Solar Eclipse: Importance of wearing proper goggles

HOUSTON – Astronomy students at the University of Houston prepared for Monday’s eclipse. 

They planned to use a small telescope to safely capture the moon covering about 2/3 of the sun. They will then stream the images online.

"It doesn't happen every day,” said Dr. Lawrence Pinsky, a University of Houston physics professor. “And, as a matter of fact, the majority of people, on the earth never have an opportunity to see a total eclipse of the sun. We're not going to see a total eclipse but we're going to see a partial eclipse, about 2/3 of the sun are going to be blocked. So that is pretty cool!"

If you do not use proper eye protection, you could hurt your eyes, said Dr. Amber Gaume Giannoni, a University of Houston College of Optometry clinical professor.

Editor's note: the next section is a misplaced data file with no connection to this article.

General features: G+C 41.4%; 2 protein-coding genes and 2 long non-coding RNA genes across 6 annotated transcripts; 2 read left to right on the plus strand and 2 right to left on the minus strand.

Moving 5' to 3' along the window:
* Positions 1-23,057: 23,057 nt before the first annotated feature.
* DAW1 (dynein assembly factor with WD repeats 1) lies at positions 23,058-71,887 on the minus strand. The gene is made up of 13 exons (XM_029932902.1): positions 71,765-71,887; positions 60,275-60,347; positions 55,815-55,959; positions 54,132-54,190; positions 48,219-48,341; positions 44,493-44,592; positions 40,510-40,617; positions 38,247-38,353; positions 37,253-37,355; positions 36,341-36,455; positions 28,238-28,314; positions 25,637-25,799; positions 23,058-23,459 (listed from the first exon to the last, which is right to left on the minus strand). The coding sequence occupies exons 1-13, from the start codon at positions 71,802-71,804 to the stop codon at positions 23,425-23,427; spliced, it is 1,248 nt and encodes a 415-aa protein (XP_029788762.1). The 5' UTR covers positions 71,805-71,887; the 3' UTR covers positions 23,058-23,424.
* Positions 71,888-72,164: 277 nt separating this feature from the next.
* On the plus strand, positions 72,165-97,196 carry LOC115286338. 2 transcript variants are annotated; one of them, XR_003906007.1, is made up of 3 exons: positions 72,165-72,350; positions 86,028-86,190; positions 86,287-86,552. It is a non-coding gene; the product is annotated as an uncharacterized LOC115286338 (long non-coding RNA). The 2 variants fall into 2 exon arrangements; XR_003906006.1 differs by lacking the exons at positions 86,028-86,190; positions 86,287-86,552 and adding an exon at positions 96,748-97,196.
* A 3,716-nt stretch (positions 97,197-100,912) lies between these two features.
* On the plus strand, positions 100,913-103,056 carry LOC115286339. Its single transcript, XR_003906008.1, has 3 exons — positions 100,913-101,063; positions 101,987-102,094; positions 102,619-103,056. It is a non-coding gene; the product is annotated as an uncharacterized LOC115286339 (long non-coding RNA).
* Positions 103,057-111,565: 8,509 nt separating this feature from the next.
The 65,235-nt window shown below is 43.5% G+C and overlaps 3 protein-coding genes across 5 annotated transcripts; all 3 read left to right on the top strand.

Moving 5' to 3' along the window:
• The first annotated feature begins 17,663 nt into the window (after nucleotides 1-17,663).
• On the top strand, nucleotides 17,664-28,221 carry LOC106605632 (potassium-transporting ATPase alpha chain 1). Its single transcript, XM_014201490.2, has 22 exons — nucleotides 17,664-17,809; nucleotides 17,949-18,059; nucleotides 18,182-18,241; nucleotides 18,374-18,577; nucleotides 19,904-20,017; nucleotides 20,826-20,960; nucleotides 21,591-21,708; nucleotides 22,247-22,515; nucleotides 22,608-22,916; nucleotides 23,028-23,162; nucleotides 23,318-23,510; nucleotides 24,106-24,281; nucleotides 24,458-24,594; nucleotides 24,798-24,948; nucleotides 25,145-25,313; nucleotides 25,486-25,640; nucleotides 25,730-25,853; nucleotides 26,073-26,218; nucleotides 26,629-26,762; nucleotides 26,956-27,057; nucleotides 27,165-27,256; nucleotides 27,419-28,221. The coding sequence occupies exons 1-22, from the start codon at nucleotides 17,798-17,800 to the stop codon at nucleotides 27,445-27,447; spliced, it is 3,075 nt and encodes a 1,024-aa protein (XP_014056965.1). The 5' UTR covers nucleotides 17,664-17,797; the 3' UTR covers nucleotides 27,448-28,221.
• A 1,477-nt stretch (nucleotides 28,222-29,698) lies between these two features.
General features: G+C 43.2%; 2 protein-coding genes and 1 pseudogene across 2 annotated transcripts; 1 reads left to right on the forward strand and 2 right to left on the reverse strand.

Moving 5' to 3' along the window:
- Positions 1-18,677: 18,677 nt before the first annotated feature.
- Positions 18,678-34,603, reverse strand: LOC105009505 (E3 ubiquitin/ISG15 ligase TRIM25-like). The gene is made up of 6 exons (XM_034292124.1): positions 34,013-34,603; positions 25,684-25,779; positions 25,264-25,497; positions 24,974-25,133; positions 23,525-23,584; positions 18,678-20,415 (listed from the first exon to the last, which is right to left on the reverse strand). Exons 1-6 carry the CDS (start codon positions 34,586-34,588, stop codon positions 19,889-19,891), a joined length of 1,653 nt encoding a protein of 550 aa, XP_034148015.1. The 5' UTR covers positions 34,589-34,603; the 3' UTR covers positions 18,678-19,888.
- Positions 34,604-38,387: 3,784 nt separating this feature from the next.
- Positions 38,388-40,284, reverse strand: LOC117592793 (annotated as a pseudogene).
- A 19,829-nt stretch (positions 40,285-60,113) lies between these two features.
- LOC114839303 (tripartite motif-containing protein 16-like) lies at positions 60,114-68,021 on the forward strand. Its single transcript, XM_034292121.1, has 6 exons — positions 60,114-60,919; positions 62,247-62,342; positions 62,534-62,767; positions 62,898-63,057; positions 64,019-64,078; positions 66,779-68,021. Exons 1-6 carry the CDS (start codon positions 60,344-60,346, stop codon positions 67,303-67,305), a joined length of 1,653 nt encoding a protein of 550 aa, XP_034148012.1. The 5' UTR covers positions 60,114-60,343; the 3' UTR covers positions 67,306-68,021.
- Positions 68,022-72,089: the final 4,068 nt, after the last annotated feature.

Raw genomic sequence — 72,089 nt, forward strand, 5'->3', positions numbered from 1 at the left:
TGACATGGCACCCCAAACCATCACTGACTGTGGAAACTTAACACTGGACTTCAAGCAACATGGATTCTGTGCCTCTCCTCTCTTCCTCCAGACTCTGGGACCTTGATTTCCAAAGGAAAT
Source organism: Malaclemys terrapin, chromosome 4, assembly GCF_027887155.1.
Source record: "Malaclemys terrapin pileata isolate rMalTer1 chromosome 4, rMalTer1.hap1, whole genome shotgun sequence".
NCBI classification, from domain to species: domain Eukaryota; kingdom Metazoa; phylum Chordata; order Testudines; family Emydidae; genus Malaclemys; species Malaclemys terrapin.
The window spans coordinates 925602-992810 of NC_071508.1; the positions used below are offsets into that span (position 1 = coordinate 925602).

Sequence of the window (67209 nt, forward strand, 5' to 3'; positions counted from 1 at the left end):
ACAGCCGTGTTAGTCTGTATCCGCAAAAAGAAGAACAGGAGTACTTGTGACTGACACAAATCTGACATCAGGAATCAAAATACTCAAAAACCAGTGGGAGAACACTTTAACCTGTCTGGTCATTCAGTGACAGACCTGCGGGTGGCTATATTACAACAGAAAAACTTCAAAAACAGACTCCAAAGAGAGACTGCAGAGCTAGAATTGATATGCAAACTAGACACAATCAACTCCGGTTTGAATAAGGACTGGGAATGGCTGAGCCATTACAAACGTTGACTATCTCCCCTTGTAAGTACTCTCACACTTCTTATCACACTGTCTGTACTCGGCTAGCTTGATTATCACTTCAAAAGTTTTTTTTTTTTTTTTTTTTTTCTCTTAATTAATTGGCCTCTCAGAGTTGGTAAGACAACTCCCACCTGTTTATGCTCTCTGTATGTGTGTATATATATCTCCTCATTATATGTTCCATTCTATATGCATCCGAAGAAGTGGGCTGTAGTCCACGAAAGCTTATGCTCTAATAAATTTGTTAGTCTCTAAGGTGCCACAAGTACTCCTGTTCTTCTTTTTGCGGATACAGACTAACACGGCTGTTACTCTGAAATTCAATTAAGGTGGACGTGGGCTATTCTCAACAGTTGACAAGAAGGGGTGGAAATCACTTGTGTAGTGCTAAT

"It's basically a sunburn of the back of your eye. But, it's not a sunburn like we traditionally think about. It's not painful. There's no nerve endings in the retina. So, you don't even know it's happening until a few hours later, (then) you have a blind spot." Giannoni said, "It's important to put the glasses on before looking directly at the sun. And then you're going to go ahead and do your viewing, and just make sure and look away before removing them.”

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